One lovely spring day, the new contract was finally ready and the Emperor was standing in the hall of the Emperor’s Palace ready to walk onto the balcony overlooking the place where all the Teggie Tubbies and human people were waiting to admire the new contract.
But some of the Teggie Tubbies had got tired of all this waiting, and they had gone home. The bright April sunshine shone down on the Emperor as he strode confidently onto the balcony. But as he did so, a hush came over the crowd. The Emperor announced proudly: ‘Here is my wonderful new contract. Behold the bright colours, the rich fabrics and the precious pearls and jewels which represent all the key principles of Options for Change. Look at them gleaming and sparkling.’
But many people in the crowd were puzzled, because the pearls and jewels were nowhere to be seen. Gone also were many of the bright colours and rich fabrics and, if the truth were told, the Teggie Tubbies were very disappointed with the Emperor’s new contract.
But the Emperor continued to be disproportionately pleased with it. He was extremely proud of his new contract and he couldn’t understand the sceptical reception he was encountering from the Teggie Tubbies. He turned to his trusted advisers and sought reassurance: ‘Look at my magnificent new contract. Is it not bright, colourful, and encrusted with pearls and jewels?’
‘Oh yes, Emperor,’ they replied. ‘It is difficult to imagine colours so bright or fabric so rich. It was certainly worth waiting for. Fortunately, it is easy enough to imagine the pearls and jewels that were described so clearly in Options for Change. So we shall continue to describe the new contract as if they were still there.’
And the Emperor’s Royal Bean Counters were equally enthusiastic: ‘Nice work, oh Emperor. At last we know for sure a year in advance what the measurements of your new contract will be. Who needs pearls and jewels when you can be sure of coming in on budget? That should be enough to delight anyone.’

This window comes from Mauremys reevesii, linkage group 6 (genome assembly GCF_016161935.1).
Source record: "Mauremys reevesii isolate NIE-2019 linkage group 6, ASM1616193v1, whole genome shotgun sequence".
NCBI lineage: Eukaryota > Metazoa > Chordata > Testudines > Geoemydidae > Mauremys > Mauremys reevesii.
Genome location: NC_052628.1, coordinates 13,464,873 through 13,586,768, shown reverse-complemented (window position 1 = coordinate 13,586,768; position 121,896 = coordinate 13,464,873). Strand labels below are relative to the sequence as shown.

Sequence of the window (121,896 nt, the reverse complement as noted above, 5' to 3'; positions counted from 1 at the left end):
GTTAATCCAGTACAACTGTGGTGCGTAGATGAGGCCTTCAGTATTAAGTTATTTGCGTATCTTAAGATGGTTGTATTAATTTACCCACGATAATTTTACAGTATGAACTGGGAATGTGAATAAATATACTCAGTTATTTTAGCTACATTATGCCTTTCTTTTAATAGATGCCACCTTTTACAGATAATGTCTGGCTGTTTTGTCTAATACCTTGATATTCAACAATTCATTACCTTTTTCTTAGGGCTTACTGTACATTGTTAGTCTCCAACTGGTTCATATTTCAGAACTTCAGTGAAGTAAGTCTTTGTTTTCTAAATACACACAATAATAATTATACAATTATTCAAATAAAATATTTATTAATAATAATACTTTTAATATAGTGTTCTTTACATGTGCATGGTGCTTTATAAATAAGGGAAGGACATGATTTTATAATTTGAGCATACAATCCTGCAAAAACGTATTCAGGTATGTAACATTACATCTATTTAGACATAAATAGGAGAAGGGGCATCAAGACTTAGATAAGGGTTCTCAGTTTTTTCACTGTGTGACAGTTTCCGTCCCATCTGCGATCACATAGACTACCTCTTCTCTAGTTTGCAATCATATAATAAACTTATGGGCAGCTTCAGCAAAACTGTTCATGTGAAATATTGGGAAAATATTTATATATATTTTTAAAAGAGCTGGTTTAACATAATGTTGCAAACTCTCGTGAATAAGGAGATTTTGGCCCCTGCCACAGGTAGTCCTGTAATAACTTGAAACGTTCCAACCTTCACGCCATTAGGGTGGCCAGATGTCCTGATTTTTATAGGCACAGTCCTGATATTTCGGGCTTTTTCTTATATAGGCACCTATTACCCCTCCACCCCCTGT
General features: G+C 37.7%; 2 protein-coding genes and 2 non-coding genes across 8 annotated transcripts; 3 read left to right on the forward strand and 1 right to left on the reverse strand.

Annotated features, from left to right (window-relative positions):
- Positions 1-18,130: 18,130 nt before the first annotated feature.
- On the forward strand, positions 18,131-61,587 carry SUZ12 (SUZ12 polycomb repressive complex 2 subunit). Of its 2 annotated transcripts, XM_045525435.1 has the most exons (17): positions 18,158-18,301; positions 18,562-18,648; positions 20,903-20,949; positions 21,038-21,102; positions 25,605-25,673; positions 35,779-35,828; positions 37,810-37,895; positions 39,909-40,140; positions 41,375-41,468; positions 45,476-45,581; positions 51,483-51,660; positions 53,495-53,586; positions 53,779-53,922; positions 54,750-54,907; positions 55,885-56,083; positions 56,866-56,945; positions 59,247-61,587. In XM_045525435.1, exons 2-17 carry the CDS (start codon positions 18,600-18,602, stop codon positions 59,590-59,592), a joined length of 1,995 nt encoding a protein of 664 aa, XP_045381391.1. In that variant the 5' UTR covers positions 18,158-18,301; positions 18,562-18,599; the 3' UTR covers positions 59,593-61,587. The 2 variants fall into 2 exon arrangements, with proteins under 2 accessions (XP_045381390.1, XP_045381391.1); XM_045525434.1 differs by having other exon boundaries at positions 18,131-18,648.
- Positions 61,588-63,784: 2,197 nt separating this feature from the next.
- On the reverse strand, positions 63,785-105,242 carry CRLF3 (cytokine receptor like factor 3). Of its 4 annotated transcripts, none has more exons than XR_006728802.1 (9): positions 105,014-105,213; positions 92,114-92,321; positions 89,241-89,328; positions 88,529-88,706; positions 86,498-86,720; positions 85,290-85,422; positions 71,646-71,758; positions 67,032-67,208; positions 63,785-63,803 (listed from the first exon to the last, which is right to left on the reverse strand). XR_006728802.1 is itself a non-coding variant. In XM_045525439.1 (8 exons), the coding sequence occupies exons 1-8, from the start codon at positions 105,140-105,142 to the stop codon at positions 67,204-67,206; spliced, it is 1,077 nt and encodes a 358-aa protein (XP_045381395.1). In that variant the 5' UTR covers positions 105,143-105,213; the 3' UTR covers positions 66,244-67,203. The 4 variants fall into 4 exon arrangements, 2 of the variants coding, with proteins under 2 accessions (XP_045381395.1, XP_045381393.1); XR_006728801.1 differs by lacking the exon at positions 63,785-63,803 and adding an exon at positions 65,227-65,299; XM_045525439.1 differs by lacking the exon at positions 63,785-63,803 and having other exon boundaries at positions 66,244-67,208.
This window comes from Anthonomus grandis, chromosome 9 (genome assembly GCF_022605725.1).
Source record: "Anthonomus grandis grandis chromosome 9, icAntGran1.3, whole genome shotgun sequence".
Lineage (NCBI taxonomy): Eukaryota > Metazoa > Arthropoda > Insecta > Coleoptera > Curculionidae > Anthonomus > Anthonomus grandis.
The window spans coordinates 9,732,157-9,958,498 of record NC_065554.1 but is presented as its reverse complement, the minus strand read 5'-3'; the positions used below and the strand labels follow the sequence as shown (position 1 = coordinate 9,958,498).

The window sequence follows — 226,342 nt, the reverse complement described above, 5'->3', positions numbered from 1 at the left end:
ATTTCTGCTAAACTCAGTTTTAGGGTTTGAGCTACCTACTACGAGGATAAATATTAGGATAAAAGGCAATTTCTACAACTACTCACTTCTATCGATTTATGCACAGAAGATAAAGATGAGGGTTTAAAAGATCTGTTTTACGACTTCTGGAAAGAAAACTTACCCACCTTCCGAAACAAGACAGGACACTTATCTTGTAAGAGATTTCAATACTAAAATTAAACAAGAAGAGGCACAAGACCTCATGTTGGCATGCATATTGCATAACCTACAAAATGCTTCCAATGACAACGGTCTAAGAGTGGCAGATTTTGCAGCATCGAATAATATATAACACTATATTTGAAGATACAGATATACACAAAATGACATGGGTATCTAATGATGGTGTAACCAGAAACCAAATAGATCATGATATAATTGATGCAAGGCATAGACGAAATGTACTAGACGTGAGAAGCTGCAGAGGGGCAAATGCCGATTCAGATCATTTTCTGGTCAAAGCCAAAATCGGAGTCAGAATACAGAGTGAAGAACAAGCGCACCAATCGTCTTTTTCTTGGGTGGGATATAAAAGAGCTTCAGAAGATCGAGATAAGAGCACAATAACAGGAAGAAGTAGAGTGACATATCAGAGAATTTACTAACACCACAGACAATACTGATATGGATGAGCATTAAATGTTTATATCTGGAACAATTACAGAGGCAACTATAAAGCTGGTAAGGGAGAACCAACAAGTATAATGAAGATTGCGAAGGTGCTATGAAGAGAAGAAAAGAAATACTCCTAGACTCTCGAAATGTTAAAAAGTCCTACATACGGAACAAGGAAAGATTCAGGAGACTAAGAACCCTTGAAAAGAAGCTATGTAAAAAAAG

Then one of the Emperor’s trusted advisers said: ‘At least it’s a new contract, Emperor. And who needs pearls and jewels anyway, when one or two can always be sewn on later? At least the colours are fairly bright. Well, some of them are anyway, and it’s not the worst fabric I’ve ever seen. The last one wasn’t that special.’
But the Teggie Tubbies and the human people still felt let down and disappointed. As they turned for home, some of them couldn’t decide whether the Emperor had looked better with his clothes on, or with his clothes off. Even the Emperor’s enemies were forced to admit that the new contract did cover a multitude of sins – and they were probably right.
One of the royal seamstresses then asked the Teggie Tubbies whether they would like the Emperor’s new contract unpicking, stitch-by-stitch, button-by-button, seam-by-seam, bead-by-bead, and starting all over again. She thought she would be able to rustle up a new one in three or four years if everyone could wait until then.
The Teggie Tubbies weren’t too taken with that idea either. So by the time of the Emperor’s Grand Ball next spring, everyone expects that the Emperor will still be wearing his much-maligned new contract, but probably with a few precious jewels and bright colours added so that the human people and Teggie Tubbies can start to admire it a little more.
Anyone who has witnessed the Emperor’s Balls will confirm that they are a sight for sore eyes. Book your tickets early to avoid disappointment.